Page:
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Violent Video Games: A Change in Public Opinion
Posted on January 11, 2013 by Drew Bergmark

Since the 80’s, video games have become a major part of American media, whether it be for contemporary literature purposes or just simply to experience pleasure through interacting with a plastic controller into a simple or very complex virtual world. Over the last few decades, video games have evolved from being simple forms of entertainment to becoming the next form of digital art. Just as all art forms are construed by those in power or those with a large enough voice, a second judgement comes upon my favorite way of escaping from the world. As I said second, this isn’t the first time that judgement has been passed upon video games.

In order to ‘protect the youth of the nation’, Senators Lieberman (Connecticut) & Kohl (Wisconsin) demanded the formation of the digital entertainment rating agency now known as the Entertainment Software Rating Board (ESRB) to cover video game ratings for both the USA & Canada. Previously before the board was created, publishers like Sega & 3DO created their own ratings board to give guidelines about their developers games to assist consumers from purchasing a game that may be deemed too flagrant for young individuals.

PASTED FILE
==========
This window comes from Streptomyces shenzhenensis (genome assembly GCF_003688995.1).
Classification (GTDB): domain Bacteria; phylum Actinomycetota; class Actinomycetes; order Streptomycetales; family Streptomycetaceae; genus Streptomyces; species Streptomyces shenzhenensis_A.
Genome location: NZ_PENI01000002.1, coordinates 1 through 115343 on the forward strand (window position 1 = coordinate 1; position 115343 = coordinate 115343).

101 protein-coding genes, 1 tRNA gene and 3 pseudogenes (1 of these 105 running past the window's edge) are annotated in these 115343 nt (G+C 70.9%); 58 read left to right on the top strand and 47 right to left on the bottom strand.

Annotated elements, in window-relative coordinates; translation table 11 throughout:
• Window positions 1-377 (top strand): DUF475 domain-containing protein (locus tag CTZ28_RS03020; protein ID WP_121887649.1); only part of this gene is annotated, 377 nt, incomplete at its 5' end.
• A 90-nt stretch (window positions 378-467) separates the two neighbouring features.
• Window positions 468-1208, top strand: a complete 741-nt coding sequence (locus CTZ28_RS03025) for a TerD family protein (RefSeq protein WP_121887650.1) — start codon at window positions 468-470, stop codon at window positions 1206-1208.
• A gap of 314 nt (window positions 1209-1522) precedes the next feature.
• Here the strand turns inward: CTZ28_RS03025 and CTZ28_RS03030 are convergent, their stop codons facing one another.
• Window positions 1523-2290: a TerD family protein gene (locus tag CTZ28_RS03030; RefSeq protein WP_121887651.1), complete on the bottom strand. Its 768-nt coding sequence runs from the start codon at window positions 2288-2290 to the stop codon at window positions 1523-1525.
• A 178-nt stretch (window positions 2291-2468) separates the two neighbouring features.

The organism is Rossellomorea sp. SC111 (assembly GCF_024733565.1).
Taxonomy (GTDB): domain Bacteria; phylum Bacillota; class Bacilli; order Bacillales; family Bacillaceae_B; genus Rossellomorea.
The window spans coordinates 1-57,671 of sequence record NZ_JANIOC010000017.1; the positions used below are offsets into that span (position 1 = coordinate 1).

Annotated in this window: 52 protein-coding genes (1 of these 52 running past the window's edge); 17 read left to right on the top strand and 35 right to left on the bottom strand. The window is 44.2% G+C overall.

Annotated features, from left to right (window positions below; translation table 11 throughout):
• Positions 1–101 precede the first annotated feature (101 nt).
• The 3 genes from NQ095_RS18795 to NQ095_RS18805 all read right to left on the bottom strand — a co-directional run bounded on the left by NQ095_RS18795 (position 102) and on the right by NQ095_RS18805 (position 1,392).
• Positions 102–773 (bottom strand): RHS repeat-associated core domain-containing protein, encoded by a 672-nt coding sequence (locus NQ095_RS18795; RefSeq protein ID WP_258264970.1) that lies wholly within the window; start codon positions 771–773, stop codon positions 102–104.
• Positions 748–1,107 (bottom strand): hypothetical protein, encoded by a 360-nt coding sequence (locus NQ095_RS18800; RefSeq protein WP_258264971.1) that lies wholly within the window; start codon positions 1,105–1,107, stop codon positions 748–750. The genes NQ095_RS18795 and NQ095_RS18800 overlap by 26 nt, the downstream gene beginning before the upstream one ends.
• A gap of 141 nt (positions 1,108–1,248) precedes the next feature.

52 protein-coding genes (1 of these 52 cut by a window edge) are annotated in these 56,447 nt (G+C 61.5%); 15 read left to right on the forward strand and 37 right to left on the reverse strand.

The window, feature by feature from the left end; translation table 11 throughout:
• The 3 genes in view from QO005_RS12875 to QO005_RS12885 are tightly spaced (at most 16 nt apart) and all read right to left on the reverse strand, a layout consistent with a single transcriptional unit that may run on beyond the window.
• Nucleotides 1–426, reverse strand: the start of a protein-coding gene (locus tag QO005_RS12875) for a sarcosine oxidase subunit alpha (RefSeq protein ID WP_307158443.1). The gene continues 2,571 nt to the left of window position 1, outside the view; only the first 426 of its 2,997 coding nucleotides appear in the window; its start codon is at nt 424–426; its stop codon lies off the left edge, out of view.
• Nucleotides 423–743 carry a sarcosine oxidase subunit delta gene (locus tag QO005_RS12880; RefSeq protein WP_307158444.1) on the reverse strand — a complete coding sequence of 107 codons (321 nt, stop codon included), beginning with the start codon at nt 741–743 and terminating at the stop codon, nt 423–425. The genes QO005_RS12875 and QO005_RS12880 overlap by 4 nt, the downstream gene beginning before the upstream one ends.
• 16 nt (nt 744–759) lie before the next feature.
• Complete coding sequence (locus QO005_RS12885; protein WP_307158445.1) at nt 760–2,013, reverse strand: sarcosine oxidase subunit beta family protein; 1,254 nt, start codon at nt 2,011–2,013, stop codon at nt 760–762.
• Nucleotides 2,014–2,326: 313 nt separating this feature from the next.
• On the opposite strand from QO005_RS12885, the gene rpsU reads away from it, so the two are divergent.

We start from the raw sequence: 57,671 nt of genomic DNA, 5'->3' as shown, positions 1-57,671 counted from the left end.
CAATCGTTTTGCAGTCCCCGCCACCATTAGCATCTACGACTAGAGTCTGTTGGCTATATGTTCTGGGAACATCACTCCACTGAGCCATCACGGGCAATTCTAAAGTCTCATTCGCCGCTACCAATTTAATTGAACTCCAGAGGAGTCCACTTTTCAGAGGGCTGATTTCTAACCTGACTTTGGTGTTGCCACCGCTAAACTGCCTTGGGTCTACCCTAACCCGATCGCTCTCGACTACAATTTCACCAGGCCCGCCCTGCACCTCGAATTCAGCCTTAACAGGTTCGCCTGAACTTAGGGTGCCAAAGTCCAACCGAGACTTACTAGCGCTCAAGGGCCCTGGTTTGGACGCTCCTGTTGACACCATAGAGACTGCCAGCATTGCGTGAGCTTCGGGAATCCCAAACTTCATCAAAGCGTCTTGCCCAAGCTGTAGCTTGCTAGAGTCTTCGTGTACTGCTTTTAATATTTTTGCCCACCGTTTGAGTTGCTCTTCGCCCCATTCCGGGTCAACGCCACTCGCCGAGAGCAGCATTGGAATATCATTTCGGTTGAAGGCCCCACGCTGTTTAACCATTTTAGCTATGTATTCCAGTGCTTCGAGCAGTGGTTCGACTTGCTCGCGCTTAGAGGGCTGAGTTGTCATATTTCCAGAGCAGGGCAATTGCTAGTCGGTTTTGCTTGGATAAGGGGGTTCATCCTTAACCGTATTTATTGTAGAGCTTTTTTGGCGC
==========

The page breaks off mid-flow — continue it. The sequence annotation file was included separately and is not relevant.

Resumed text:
All of this has happened in the past but now new legislation and protection of the youth of America comes for judgement again by our publicly elected officials. Through protests of private organizations such as Southington SOS or politicans such as Senator Jay Rockefeller, new ways of preventing violent video games from reaching children and teenagers are being debated right now but how would a balancing of new legislation create better containment of such digital media.

Since the Sandy Hook tragedy, public officials and celebrities have joined together in questioning what could have caused the shooter to do what he did. In the end by searching out what was readily available on the individual’s Facebook profile, multiple individuals, news organizations and politicians have come to the conclusion that video games may have encouraged the shooter. From games like Dynasty Warriors to Starcraft 2, there have been multiple games that the shooter played including Call of Duty, according to what has been found publicly.